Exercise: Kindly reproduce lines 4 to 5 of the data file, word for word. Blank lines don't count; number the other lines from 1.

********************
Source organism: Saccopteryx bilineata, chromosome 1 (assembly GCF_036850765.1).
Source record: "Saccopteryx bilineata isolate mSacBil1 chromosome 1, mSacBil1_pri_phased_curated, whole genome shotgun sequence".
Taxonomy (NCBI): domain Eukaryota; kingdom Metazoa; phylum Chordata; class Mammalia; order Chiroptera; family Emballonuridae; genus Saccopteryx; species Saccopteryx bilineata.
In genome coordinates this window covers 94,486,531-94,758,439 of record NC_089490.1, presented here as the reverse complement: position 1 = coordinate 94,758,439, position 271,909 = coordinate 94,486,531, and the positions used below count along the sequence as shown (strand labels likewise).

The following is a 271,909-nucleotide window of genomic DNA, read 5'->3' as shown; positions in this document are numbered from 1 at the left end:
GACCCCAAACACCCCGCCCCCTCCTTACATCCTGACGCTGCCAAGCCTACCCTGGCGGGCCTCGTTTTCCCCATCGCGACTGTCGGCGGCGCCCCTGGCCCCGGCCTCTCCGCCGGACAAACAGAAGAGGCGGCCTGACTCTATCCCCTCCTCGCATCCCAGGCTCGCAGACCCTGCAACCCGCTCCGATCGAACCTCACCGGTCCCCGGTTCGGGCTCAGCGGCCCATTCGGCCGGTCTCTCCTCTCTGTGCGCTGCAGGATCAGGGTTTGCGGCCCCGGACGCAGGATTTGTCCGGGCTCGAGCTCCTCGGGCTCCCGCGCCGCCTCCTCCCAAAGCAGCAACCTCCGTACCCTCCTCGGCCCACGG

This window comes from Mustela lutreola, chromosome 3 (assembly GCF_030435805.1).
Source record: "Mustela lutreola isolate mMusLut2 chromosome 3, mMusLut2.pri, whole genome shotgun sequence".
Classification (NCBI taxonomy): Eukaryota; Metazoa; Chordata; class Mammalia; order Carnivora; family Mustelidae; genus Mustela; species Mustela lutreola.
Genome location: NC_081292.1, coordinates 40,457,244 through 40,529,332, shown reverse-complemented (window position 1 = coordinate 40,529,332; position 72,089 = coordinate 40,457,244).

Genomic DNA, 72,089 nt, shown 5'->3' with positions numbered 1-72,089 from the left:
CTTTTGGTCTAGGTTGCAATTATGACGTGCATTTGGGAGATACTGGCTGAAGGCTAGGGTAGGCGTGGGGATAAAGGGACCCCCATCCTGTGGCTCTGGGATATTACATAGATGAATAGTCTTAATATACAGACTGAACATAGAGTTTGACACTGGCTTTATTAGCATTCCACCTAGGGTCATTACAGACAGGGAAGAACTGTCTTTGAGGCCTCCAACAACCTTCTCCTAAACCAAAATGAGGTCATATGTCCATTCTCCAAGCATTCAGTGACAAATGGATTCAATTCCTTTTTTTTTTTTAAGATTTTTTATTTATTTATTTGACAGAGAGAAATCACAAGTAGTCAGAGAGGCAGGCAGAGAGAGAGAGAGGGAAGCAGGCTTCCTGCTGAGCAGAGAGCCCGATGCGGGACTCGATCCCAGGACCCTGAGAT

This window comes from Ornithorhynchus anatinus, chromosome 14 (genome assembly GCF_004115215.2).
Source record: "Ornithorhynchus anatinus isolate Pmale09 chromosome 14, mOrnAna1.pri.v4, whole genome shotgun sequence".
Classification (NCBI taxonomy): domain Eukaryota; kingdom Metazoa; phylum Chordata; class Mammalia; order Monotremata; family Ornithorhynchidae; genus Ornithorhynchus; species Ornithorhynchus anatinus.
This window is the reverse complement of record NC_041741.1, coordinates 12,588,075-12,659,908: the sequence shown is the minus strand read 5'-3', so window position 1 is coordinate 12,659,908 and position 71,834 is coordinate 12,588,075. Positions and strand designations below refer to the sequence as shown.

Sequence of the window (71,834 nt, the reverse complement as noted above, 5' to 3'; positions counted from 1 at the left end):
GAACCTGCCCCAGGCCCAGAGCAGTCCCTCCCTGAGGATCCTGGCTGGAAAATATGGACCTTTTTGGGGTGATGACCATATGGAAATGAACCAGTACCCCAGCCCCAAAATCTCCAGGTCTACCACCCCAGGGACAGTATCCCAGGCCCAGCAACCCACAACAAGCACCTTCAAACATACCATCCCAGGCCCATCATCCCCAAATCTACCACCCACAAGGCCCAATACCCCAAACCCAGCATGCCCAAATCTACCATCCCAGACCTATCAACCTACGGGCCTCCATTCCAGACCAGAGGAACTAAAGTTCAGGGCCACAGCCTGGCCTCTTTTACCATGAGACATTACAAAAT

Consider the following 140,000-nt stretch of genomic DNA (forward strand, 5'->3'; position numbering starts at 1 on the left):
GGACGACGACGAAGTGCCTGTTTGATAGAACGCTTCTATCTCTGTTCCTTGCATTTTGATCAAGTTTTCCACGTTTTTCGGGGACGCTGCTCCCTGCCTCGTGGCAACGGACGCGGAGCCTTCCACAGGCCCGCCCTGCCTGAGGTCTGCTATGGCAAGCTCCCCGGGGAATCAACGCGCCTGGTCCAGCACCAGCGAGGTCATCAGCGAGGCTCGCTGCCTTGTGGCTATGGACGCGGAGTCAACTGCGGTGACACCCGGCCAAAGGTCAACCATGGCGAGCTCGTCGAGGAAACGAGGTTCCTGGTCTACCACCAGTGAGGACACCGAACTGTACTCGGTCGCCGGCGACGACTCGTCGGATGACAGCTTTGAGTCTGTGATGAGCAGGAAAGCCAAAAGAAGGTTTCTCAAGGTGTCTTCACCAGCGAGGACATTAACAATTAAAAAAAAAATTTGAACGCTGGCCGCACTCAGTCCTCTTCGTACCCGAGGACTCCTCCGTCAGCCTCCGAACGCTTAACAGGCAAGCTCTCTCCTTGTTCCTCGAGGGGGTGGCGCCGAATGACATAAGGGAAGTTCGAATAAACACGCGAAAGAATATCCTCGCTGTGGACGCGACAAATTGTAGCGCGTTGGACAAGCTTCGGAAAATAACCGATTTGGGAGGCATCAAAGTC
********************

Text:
In genome coordinates this window covers 94,486,531-94,758,439 of record NC_089490.1, presented here as the reverse complement: position 1 = coordinate 94,758,439, position 271,909 = coordinate 94,486,531, and the positions used below count along the sequence as shown (strand labels likewise).

The following is a 271,909-nucleotide window of genomic DNA, read 5'->3' as shown; positions in this document are numbered from 1 at the left end: